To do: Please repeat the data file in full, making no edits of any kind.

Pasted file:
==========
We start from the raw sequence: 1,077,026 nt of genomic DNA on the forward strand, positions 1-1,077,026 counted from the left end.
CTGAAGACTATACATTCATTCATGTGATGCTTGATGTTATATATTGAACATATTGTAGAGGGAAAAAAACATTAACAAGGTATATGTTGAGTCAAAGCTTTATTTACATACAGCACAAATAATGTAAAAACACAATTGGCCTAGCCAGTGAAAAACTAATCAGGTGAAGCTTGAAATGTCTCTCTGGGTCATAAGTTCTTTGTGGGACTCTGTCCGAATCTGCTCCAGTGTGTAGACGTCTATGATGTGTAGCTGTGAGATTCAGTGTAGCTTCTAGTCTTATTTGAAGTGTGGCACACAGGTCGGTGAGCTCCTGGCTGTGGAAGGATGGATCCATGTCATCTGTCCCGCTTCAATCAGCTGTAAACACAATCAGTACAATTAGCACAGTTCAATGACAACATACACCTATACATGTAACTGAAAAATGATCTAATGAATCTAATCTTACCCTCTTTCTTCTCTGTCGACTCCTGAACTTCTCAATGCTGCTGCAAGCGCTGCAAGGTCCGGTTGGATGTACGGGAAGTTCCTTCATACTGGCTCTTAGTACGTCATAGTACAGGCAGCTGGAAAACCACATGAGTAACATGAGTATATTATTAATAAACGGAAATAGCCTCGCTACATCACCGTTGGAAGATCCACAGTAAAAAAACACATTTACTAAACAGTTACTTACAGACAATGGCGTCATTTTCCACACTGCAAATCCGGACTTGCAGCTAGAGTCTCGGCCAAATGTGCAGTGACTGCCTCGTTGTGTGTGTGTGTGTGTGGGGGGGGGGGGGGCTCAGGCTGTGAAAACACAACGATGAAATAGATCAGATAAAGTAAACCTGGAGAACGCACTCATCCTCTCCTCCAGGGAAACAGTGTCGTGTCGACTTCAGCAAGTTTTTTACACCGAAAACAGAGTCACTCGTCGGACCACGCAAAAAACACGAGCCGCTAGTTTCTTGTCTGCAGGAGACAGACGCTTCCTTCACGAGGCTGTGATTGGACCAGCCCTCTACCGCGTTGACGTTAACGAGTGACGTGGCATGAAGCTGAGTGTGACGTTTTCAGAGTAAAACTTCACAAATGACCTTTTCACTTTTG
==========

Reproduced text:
We start from the raw sequence: 1,077,026 nt of genomic DNA on the forward strand, positions 1-1,077,026 counted from the left end.
CTGAAGACTATACATTCATTCATGTGATGCTTGATGTTATATATTGAACATATTGTAGAGGGAAAAAAACATTAACAAGGTATATGTTGAGTCAAAGCTTTATTTACATACAGCACAAATAATGTAAAAACACAATTGGCCTAGCCAGTGAAAAACTAATCAGGTGAAGCTTGAAATGTCTCTCTGGGTCATAAGTTCTTTGTGGGACTCTGTCCGAATCTGCTCCAGTGTGTAGACGTCTATGATGTGTAGCTGTGAGATTCAGTGTAGCTTCTAGTCTTATTTGAAGTGTGGCACACAGGTCGGTGAGCTCCTGGCTGTGGAAGGATGGATCCATGTCATCTGTCCCGCTTCAATCAGCTGTAAACACAATCAGTACAATTAGCACAGTTCAATGACAACATACACCTATACATGTAACTGAAAAATGATCTAATGAATCTAATCTTACCCTCTTTCTTCTCTGTCGACTCCTGAACTTCTCAATGCTGCTGCAAGCGCTGCAAGGTCCGGTTGGATGTACGGGAAGTTCCTTCATACTGGCTCTTAGTACGTCATAGTACAGGCAGCTGGAAAACCACATGAGTAACATGAGTATATTATTAATAAACGGAAATAGCCTCGCTACATCACCGTTGGAAGATCCACAGTAAAAAAACACATTTACTAAACAGTTACTTACAGACAATGGCGTCATTTTCCACACTGCAAATCCGGACTTGCAGCTAGAGTCTCGGCCAAATGTGCAGTGACTGCCTCGTTGTGTGTGTGTGTGTGTGGGGGGGGGGGGGGCTCAGGCTGTGAAAACACAACGATGAAATAGATCAGATAAAGTAAACCTGGAGAACGCACTCATCCTCTCCTCCAGGGAAACAGTGTCGTGTCGACTTCAGCAAGTTTTTTACACCGAAAACAGAGTCACTCGTCGGACCACGCAAAAAACACGAGCCGCTAGTTTCTTGTCTGCAGGAGACAGACGCTTCCTTCACGAGGCTGTGATTGGACCAGCCCTCTACCGCGTTGACGTTAACGAGTGACGTGGCATGAAGCTGAGTGTGACGTTTTCAGAGTAAAACTTCACAAATGACCTTTTCACTTTTG